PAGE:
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Acta Odontol Scand. 1994 Apr;52(2):99-105.

Craniomandibular dysfunction in children treated with total-body irradiation and bone marrow transplantation.

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  • 1Department of Orthodontics and Pediatric Dentistry, School of Dentistry, Huddinge University Hospital, Karolinska Institutet, Stockholm, Sweden.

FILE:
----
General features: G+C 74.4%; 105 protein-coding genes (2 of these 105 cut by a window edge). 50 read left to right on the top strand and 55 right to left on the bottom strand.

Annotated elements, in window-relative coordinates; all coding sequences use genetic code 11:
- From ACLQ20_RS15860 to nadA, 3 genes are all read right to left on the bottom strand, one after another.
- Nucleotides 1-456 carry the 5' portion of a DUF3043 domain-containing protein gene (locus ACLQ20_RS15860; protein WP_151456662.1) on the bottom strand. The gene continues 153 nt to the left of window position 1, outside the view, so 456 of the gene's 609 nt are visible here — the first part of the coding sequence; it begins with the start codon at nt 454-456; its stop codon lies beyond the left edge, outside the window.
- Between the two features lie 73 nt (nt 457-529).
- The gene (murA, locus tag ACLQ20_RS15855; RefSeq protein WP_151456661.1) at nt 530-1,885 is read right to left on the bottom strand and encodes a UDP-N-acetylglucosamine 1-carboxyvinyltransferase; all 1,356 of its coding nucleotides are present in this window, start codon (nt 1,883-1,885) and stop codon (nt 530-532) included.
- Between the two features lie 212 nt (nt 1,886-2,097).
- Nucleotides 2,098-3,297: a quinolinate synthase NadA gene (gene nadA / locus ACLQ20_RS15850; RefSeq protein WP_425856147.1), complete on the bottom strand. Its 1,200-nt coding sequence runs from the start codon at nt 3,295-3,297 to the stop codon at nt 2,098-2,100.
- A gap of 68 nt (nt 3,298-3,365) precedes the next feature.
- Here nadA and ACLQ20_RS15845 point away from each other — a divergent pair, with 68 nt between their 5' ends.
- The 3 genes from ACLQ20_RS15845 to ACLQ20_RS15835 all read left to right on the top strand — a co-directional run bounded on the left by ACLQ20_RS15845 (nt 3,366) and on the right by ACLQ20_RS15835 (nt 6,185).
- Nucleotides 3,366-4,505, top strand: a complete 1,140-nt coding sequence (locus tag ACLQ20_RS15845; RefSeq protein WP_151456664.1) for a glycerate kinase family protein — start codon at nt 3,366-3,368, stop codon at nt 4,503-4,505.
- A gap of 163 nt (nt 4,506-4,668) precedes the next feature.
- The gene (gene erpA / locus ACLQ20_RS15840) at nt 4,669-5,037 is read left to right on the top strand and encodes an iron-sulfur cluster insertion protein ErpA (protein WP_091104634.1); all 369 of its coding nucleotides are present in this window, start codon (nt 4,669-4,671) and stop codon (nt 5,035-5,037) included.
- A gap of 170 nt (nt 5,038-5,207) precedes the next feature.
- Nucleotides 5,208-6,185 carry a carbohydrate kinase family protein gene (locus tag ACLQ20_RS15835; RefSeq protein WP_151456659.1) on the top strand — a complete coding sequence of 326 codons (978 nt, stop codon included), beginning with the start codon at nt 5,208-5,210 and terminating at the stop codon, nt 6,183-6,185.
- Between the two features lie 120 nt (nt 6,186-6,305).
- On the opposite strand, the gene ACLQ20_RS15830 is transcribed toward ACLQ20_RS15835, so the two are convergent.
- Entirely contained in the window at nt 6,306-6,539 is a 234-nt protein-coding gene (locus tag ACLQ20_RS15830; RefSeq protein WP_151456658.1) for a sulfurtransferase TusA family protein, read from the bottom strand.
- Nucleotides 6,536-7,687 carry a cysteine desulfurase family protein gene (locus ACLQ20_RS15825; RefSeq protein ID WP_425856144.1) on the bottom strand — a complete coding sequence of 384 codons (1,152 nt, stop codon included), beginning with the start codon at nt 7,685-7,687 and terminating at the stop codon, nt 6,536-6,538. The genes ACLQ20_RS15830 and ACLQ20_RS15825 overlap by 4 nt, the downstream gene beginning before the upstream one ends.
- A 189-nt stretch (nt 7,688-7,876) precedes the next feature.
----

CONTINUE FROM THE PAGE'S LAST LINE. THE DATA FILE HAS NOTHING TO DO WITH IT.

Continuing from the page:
The prevalence of pain and dysfunction in the stomatognathic system was studied in a group of 19 long-term survivors after pediatric bone marrow transplantation (BMT), conditioned with total-body irradiation (TBI). Compared with the control group, the children and adolescents in the BMT group had a significantly reduced mouth opening capacity. A reduced translation movement of the condyles was diagnosed in 53% of children treated with TBI, compared with 5% in the control group. Signs of craniomandibular dysfunction were found in 84% of children in the BMT group, compared with 58% in the control group. Both irradiation and chemotherapy induce long-term alterations in connective and muscle tissues resulting in inflammation and eventually fibrosis. These changes in tissue homeostasis and concomitant growth retardation may lead to the observed malocclusion and reduced mobility of the temporomandibular joint, with subsequent muscle pain and headaches, which were found in this study.

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